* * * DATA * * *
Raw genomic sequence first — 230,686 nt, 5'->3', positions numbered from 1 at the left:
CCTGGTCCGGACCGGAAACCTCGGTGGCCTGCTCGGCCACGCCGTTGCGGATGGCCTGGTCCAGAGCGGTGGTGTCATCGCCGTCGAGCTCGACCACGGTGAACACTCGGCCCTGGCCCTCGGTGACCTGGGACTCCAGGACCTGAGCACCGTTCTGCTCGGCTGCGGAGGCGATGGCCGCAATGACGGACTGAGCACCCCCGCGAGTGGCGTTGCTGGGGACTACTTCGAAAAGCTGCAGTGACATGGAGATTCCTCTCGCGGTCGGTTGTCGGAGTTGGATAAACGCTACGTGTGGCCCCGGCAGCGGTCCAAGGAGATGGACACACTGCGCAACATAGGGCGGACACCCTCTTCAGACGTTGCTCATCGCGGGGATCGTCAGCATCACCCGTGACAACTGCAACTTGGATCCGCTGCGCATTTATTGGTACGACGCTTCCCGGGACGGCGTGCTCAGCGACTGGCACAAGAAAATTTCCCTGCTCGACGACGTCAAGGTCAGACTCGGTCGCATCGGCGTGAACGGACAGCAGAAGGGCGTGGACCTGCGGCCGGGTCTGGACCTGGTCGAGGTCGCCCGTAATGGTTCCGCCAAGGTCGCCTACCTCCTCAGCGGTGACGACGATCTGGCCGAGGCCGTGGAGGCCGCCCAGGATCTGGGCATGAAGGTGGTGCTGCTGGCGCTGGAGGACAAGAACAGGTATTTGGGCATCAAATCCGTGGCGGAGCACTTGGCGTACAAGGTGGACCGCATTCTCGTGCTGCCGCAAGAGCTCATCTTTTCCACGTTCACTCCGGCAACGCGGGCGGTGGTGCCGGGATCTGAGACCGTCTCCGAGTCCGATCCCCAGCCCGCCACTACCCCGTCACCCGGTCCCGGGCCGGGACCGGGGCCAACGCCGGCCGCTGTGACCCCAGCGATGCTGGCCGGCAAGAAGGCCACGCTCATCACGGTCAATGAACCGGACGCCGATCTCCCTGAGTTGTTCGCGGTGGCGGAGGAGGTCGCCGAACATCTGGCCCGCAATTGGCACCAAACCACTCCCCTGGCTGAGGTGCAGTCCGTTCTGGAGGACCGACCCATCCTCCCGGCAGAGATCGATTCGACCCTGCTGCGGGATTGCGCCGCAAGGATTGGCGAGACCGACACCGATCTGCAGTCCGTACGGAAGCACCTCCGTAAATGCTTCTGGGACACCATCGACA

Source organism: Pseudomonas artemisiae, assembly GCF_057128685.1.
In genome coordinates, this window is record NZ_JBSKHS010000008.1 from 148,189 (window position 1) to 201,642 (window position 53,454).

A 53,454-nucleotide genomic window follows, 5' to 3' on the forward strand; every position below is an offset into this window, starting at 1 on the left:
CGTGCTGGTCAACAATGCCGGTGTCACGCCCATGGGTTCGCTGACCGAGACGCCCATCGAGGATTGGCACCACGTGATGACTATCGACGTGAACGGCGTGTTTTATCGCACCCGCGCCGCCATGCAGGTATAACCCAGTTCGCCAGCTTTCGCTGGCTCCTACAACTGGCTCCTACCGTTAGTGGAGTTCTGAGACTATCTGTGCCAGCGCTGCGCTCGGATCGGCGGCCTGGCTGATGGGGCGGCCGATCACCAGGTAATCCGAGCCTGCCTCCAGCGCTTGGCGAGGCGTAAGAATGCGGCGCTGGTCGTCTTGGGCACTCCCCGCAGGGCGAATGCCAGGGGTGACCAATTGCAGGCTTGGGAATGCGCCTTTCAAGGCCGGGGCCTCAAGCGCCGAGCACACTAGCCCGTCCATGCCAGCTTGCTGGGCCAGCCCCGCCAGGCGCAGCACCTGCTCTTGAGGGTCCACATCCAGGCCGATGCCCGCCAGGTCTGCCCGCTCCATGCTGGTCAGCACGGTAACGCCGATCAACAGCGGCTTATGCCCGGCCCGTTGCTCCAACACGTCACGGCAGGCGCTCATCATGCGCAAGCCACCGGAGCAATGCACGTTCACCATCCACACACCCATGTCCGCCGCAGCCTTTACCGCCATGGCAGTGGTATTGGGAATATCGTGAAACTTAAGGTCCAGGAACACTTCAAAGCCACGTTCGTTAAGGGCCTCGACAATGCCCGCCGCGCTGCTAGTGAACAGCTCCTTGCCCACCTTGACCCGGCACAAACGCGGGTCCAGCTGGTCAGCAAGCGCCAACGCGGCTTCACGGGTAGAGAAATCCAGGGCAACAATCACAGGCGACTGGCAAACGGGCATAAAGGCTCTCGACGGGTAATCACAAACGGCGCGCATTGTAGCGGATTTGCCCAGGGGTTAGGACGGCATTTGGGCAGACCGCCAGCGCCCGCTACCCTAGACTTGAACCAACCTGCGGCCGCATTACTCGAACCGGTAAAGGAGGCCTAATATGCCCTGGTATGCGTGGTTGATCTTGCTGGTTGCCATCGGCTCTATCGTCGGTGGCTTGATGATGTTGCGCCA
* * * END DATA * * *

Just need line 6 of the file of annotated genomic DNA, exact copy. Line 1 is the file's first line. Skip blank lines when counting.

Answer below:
CGTGCTGGTCAACAATGCCGGTGTCACGCCCATGGGTTCGCTGACCGAGACGCCCATCGAGGATTGGCACCACGTGATGACTATCGACGTGAACGGCGTGTTTTATCGCACCCGCGCCGCCATGCAGGTATAACCCAGTTCGCCAGCTTTCGCTGGCTCCTACAACTGGCTCCTACCGTTAGTGGAGTTCTGAGACTATCTGTGCCAGCGCTGCGCTCGGATCGGCGGCCTGGCTGATGGGGCGGCCGATCACCAGGTAATCCGAGCCTGCCTCCAGCGCTTGGCGAGGCGTAAGAATGCGGCGCTGGTCGTCTTGGGCACTCCCCGCAGGGCGAATGCCAGGGGTGACCAATTGCAGGCTTGGGAATGCGCCTTTCAAGGCCGGGGCCTCAAGCGCCGAGCACACTAGCCCGTCCATGCCAGCTTGCTGGGCCAGCCCCGCCAGGCGCAGCACCTGCTCTTGAGGGTCCACATCCAGGCCGATGCCCGCCAGGTCTGCCCGCTCCATGCTGGTCAGCACGGTAACGCCGATCAACAGCGGCTTATGCCCGGCCCGTTGCTCCAACACGTCACGGCAGGCGCTCATCATGCGCAAGCCACCGGAGCAATGCACGTTCACCATCCACACACCCATGTCCGCCGCAGCCTTTACCGCCATGGCAGTGGTATTGGGAATATCGTGAAACTTAAGGTCCAGGAACACTTCAAAGCCACGTTCGTTAAGGGCCTCGACAATGCCCGCCGCGCTGCTAGTGAACAGCTCCTTGCCCACCTTGACCCGGCACAAACGCGGGTCCAGCTGGTCAGCAAGCGCCAACGCGGCTTCACGGGTAGAGAAATCCAGGGCAACAATCACAGGCGACTGGCAAACGGGCATAAAGGCTCTCGACGGGTAATCACAAACGGCGCGCATTGTAGCGGATTTGCCCAGGGGTTAGGACGGCATTTGGGCAGACCGCCAGCGCCCGCTACCCTAGACTTGAACCAACCTGCGGCCGCATTACTCGAACCGGTAAAGGAGGCCTAATATGCCCTGGTATGCGTGGTTGATCTTGCTGGTTGCCATCGGCTCTATCGTCGGTGGCTTGATGATGTTGCGCCA